Oxpho blue from Brownells is great stuff.
I actually have submerged small parts in a small cup of the stuff, to get a great blue-black color on screws, bands, etc.
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Old December 11, 2012, 12:40   #12
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I have had great success with Pilkington's Solution and Art's Belgian Blue. Both are fairly easy to use but prep work is essential. Even coats are also important.

Vann's has a great reputation though I have not used it I have seen some pieces that have been treated with it and am very impressed.

Cold bluing is a very nice finish if done properly and is arguably as tough or tougher than hot bluing from my understanding and experience.
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Old December 12, 2012, 06:18   #13
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Brownell's Oxpho-Blue.

Works best if you put the cleaned, degreased, de-oiled part in an oven at about 250 for long enough that the Oxpho-blue sizzles when it touches the metal.

When I chop down shotgun barrels I use the propane torch to heat up the muzzle before I hit it with the Oxpho-blue.

Then you need to oil the blued part well and let it soak in. Again, warm parts open the pores of the metal to receive the oil better.
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Old December 12, 2012, 07:10   #14
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Quote:
Originally Posted by evan price View Post
Brownell's Oxpho-Blue.

Works best if you put the cleaned, degreased, de-oiled part in an oven at about 250 for long enough that the Oxpho-blue sizzles when it touches the metal.

When I chop down shotgun barrels I use the propane torch to heat up the muzzle before I hit it with the Oxpho-blue.

Then you need to oil the blued part well and let it soak in. Again, warm parts open the pores of the metal to receive the oil better.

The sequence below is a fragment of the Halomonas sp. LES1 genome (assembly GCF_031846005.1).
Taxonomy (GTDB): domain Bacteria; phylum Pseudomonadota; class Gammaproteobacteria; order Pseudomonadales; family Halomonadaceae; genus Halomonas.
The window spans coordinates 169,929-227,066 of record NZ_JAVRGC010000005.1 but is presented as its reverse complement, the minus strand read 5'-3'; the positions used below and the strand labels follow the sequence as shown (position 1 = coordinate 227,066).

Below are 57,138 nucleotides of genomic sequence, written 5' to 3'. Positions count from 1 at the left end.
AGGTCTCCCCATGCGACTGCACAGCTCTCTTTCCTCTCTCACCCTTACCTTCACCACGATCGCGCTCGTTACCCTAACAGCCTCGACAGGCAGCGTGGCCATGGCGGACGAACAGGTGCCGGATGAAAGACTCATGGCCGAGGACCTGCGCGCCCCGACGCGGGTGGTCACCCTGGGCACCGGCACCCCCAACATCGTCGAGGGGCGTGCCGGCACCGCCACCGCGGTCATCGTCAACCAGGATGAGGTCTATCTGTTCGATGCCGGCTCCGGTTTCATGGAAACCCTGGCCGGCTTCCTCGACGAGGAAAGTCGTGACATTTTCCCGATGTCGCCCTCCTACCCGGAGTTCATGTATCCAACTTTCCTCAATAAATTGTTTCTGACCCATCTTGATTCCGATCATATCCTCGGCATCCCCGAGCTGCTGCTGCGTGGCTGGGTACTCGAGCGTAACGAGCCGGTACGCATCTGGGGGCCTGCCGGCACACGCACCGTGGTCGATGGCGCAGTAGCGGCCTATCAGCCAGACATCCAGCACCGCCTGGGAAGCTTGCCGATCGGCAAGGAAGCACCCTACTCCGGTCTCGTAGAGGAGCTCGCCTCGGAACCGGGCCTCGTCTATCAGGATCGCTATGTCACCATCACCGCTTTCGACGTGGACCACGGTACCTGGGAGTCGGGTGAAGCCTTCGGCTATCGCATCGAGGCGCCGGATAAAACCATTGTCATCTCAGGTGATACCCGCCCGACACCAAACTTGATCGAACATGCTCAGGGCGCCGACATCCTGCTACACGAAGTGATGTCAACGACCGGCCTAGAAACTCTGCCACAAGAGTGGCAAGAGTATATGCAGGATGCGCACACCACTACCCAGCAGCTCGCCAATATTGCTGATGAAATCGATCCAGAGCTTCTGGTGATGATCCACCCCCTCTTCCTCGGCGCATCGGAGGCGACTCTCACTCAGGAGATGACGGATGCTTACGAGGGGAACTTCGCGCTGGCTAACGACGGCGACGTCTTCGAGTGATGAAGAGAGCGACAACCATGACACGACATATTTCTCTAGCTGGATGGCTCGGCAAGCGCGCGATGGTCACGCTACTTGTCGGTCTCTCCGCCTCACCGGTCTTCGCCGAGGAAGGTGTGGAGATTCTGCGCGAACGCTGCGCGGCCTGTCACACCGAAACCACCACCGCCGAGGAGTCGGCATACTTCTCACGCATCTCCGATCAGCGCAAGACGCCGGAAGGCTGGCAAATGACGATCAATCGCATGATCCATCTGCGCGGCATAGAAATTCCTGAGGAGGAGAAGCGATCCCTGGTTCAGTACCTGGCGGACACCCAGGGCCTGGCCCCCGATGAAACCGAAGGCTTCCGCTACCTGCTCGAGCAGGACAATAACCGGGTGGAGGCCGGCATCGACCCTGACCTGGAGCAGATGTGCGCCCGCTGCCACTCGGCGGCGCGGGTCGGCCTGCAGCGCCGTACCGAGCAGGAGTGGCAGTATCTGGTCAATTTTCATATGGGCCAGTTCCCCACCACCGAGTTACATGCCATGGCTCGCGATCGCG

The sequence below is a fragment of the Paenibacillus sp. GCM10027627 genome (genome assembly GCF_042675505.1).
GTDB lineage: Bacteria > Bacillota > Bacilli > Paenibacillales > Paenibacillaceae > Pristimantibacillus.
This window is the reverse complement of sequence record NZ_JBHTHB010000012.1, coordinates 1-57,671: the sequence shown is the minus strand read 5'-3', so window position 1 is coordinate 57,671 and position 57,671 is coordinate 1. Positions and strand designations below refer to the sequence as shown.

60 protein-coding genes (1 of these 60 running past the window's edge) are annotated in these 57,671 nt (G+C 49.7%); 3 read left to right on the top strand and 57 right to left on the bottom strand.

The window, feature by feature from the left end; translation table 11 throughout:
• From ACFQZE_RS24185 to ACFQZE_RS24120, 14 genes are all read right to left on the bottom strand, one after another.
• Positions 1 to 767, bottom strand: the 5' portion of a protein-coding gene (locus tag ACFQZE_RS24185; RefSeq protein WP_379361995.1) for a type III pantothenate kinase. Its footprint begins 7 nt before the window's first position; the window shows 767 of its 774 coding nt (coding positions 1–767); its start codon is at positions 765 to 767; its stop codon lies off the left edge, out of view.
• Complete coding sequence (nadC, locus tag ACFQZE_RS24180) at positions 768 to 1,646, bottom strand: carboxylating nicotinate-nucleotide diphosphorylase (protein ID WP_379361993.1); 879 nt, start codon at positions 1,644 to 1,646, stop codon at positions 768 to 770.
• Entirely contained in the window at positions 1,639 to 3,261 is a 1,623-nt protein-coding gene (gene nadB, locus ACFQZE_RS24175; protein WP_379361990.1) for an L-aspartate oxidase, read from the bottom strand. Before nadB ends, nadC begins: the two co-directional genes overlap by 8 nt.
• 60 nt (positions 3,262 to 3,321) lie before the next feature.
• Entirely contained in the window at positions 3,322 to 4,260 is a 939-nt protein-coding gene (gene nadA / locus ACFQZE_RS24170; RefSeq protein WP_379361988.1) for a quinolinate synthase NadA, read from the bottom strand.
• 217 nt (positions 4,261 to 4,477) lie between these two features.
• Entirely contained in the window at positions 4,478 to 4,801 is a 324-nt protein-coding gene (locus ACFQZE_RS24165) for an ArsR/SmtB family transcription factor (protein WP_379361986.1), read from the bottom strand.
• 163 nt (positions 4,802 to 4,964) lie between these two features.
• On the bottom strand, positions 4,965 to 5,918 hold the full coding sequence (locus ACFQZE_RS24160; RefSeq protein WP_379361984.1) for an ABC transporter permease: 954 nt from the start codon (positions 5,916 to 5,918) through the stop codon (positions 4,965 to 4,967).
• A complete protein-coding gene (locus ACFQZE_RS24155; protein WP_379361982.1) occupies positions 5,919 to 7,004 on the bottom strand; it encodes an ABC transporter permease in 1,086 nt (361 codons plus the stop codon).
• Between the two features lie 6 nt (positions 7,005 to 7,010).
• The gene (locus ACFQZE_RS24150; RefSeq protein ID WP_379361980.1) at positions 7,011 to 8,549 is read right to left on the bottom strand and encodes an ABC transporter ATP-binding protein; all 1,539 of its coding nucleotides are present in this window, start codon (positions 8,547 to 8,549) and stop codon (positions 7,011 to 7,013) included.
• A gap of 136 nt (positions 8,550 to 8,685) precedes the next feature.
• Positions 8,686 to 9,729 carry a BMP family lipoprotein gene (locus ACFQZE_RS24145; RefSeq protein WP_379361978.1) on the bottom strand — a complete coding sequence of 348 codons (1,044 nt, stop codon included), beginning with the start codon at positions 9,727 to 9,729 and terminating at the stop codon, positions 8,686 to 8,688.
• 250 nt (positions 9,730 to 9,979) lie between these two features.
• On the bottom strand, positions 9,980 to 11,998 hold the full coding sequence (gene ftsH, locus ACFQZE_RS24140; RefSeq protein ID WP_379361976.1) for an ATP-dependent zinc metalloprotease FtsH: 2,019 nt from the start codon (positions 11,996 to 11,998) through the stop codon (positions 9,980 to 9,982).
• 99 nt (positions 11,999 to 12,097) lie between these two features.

Been my experience too, but you don't even have to get that anal on the degreasing bit & prep which is handy for those of us who don't have the cash to replace front night sights every few months when the edges wear through to the white since the element won't hold up to hot refinishing processes.

Birchwood Casey Super Blue shares that trait and seems about as good. For all I know it may be "as good" considering how much stuff gets made in bulk and re-branded/re-packagaed.
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Old December 12, 2012, 07:15   #15
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For touch up as you need I second the use of Vann's. I find that you have to use repeated (4-6) applications, and warn the metal before applying. Never warm more then you can hold in your hand, it just is not necessary and can bring out oil from other parts. Work slowly and finish with an application or two using 4/0000 steel wool to apply and match the edges. Rub gently, you are putting it on not taking it off. When it looks good in bright sunlight (not indoor light) then oil well and wipe down. Coat with a good microcrystalline wax such as Renaissance Wax.
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Old December 12, 2012, 16:34   #16
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Quote:
Originally Posted by Hot Diggity View Post
Cold blue. Best? In my experience there is no best cold blue.
That's what I think now. They can look pretty good when you first put them on if you work at it. After a while, if you're lucky, they will turn kind of thin gray. If you're unlucky, they start to look yellow.

Used it on stuff that I considered junk in the past. Now wished I had not, but that's like 20 years of hindsight.

If I wanted to get more, I would use Brownells Oxpho Blue, but not the cream. I've had liquid and the cream stuff, and threw the cream away. Brownells has the best marketing shtick.

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Old December 12, 2012, 19:24   #17
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Van's works for me for small parts when some blue is better than in the white.